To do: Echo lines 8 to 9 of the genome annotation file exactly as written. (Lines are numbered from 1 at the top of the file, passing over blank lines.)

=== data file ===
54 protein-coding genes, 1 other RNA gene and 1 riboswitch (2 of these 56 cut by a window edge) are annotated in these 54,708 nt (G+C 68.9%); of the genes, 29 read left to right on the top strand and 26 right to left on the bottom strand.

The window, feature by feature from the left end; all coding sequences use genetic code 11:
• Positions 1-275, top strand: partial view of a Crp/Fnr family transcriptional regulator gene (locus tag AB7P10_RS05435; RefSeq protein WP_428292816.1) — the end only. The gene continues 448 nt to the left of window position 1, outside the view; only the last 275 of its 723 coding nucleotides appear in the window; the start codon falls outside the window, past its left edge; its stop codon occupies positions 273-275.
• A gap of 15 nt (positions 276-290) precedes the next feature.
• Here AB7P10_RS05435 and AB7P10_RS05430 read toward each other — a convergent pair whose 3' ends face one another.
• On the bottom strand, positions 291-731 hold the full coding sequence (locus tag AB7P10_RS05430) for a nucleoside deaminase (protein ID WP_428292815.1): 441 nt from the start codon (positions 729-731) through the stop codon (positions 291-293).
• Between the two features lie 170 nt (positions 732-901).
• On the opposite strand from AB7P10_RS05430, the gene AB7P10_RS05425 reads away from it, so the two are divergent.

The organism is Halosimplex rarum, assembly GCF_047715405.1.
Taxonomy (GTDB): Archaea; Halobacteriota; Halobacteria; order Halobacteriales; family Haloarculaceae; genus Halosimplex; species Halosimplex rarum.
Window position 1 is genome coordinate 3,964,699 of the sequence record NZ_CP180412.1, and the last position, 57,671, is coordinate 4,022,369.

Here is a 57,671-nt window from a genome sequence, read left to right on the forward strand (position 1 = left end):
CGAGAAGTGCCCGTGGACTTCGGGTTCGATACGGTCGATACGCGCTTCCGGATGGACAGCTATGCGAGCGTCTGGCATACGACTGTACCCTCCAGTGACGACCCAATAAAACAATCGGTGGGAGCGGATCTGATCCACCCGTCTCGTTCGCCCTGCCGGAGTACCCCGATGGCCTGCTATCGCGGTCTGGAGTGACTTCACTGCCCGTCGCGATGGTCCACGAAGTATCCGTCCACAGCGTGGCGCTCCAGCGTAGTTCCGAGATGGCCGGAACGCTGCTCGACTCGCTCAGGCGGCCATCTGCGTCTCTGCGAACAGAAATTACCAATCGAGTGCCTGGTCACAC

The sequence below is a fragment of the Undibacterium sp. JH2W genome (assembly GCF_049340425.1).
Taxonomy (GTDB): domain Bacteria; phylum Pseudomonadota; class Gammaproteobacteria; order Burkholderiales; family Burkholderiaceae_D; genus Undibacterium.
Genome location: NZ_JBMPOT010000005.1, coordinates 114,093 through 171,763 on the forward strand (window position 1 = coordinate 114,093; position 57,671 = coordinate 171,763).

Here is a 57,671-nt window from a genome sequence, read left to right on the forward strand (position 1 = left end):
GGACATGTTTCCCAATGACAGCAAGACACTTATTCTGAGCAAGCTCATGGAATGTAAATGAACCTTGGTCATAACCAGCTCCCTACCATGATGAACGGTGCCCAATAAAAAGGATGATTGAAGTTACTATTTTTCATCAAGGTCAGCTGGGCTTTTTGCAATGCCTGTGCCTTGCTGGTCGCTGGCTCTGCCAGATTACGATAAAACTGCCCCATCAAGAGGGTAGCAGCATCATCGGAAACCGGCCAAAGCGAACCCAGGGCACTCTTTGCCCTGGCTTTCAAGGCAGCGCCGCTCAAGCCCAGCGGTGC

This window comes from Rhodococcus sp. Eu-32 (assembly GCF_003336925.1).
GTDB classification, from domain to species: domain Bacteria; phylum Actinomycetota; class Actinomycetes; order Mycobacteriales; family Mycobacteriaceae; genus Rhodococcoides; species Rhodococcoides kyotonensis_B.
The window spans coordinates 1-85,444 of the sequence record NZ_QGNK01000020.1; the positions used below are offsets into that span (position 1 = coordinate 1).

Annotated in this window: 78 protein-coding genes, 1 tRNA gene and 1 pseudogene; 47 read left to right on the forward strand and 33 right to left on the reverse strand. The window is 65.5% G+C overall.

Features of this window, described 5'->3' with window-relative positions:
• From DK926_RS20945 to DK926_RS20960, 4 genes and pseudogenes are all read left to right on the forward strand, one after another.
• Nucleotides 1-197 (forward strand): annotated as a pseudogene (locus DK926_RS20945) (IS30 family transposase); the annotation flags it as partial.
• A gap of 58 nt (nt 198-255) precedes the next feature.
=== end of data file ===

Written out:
• On the opposite strand from AB7P10_RS05430, the gene AB7P10_RS05425 reads away from it, so the two are divergent.

The organism is Halosimplex rarum, assembly GCF_047715405.1.